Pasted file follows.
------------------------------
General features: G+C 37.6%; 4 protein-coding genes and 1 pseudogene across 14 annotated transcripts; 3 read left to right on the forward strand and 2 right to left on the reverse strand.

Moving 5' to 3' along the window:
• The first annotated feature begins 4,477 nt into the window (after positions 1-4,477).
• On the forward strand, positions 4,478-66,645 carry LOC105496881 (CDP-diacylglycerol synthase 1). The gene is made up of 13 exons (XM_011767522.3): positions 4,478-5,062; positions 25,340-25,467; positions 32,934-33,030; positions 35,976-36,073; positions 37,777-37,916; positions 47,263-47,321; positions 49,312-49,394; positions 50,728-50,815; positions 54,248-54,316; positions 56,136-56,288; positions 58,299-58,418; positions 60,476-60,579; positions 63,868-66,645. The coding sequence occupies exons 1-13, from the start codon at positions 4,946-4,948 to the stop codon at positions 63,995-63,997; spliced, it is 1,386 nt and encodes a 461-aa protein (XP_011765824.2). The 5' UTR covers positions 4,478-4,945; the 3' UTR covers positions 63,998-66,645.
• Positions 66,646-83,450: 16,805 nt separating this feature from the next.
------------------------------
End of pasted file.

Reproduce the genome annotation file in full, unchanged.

General features: G+C 37.6%; 4 protein-coding genes and 1 pseudogene across 14 annotated transcripts; 3 read left to right on the forward strand and 2 right to left on the reverse strand.

Moving 5' to 3' along the window:
• The first annotated feature begins 4,477 nt into the window (after positions 1-4,477).
• On the forward strand, positions 4,478-66,645 carry LOC105496881 (CDP-diacylglycerol synthase 1). The gene is made up of 13 exons (XM_011767522.3): positions 4,478-5,062; positions 25,340-25,467; positions 32,934-33,030; positions 35,976-36,073; positions 37,777-37,916; positions 47,263-47,321; positions 49,312-49,394; positions 50,728-50,815; positions 54,248-54,316; positions 56,136-56,288; positions 58,299-58,418; positions 60,476-60,579; positions 63,868-66,645. The coding sequence occupies exons 1-13, from the start codon at positions 4,946-4,948 to the stop codon at positions 63,995-63,997; spliced, it is 1,386 nt and encodes a 461-aa protein (XP_011765824.2). The 5' UTR covers positions 4,478-4,945; the 3' UTR covers positions 63,998-66,645.
• Positions 66,646-83,450: 16,805 nt separating this feature from the next.